By Joyce Nelson
February 02, 2019 "Information Clearing House" - On January 26, Canadians learned the extent to which Canada’s “quiet diplomacy” had helped Venezuela’s Juan Guaido emerge to declare himself interim president on Jan. 23, in defiance of the elected president Nicolas Maduro. In a lengthy piece for The Canadian Press, reporter Mike Blanchfield noted that “emboldening Venezuela’s opposition has been a labour of months” for Canadian diplomats, given that the opposition parties had been in complete disarray.  But by January 9, Canada’s Foreign Affairs Minister Chrystia Freeland was able to phone Guaido and “congratulate him … on uniting the opposition.” 
Freeland, working with the ad hoc Lima Group, had long been calling for unity among the Venezuelan opposition parties. After foreign affairs ministers from the Lima Group met in Toronto on October 26, 2017, Freeland appeared at a Munk School of Global Affairs panel and said the message of the Lima Group to the Venezuelan opposition is “Get your act together, guys!” 
Then came Maduro’s May 20, 2018 presidential victory, in which the Venezuelan people re-elected him despite months of suffering under U.S. economic warfare.  Blanchfield noted that the election results “galvanized” the Lima Group.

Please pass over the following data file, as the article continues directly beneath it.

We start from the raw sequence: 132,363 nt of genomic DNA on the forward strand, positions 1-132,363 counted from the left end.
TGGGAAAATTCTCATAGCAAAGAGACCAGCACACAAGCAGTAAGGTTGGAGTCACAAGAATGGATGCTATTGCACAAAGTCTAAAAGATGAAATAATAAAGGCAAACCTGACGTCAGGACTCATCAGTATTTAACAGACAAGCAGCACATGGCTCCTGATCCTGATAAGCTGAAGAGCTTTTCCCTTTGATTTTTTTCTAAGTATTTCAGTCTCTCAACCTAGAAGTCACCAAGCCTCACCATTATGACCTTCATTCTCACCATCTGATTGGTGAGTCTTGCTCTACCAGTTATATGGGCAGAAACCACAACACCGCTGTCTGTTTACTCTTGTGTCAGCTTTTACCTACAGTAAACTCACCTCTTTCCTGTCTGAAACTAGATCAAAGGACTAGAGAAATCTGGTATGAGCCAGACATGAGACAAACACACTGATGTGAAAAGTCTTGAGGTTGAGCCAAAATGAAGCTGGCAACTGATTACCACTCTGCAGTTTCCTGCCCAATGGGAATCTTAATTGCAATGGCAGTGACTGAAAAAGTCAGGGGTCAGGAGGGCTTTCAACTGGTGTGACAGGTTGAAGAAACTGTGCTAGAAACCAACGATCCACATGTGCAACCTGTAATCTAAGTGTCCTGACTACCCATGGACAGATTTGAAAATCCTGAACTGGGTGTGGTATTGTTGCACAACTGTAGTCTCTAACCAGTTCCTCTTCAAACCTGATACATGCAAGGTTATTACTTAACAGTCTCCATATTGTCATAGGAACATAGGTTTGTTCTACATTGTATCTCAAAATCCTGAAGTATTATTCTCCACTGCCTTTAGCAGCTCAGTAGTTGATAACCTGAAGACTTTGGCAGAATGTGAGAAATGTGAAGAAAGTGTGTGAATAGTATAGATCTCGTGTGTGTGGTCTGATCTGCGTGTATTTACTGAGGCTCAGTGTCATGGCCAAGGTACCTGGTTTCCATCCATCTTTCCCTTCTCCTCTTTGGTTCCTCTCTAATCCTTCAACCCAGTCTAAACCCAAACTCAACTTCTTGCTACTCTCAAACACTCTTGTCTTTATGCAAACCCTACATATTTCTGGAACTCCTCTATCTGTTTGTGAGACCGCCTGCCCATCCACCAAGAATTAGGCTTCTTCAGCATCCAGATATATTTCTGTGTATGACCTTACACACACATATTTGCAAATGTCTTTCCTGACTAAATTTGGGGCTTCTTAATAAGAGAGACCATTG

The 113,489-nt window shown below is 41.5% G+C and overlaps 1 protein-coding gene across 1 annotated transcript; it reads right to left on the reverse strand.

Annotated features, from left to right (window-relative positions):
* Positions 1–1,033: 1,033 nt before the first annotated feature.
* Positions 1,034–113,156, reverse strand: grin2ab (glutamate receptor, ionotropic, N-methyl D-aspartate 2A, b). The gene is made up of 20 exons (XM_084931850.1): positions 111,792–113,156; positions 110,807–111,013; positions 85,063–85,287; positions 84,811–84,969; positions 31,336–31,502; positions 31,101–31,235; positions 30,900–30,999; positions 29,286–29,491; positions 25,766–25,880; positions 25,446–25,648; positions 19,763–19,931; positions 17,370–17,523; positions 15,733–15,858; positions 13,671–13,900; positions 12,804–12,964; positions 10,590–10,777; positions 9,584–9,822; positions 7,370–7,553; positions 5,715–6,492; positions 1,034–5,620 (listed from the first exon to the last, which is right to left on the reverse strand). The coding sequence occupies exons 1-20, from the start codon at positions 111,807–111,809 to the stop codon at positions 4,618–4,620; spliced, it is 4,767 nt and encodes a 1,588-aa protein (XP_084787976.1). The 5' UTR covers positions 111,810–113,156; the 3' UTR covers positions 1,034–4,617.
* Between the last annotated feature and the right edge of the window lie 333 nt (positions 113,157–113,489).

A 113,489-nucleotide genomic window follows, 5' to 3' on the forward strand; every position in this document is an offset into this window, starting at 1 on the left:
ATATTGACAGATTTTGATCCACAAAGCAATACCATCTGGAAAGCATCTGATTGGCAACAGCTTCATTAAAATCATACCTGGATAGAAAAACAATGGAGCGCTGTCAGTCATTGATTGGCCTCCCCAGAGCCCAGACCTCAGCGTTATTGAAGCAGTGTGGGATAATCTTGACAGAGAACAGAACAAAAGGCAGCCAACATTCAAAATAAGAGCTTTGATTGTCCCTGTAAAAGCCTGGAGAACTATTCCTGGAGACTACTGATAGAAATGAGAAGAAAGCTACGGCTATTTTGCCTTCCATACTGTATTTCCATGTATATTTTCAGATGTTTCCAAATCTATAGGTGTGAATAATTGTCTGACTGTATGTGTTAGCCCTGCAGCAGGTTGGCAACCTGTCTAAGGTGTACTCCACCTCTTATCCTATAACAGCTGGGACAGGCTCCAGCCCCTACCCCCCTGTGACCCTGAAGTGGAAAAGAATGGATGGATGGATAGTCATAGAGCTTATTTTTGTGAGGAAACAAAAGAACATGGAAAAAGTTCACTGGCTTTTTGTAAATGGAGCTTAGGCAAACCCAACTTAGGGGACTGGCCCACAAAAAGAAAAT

It took months to unify Venezuela’s opposition parties among themselves and also with the Lima Group, which Nino Pagliccia reminds us is “not an international organization. It’s just an ad hoc group of governments with no other purpose” than to promote “the overthrow of the legitimate Maduro government.” 
So getting foreign ministers to agree with Venezuelan opposition parties on a uniting figure and platform must have been difficult. The Lima Group members who eventually signed the declaration supporting Juan Guaido include Argentina, Brazil, Canada, Chile, Colombia, Costa Rica, Guatemala, Honduras, Paraguay and Peru. Similarly challenging would be “building bridges with a fractured opposition that was as much at odds with itself as it was with Maduro.” 
And here’s where one sentence from Blanchfield’s article stands out, especially for alert Canadian readers. He noted:
“In a November  report, the International Crisis Group documented the divisions and urged the groups to set aside their ‘personal and political rivalries’.” 
In Canada, we’ve read and heard that name quite a lot in the past few weeks. The International Crisis Group is the current employer of Michael Kovrig, a former Canadian diplomat and one of two Canadian men arrested in China in December in what appears to be retaliation for Canada’s arrest (at the request of the U.S.) on December 1, 2018 of Huawei’s chief financial officer Meng Wanzhou, daughter of Huawei’s CEO and founder.
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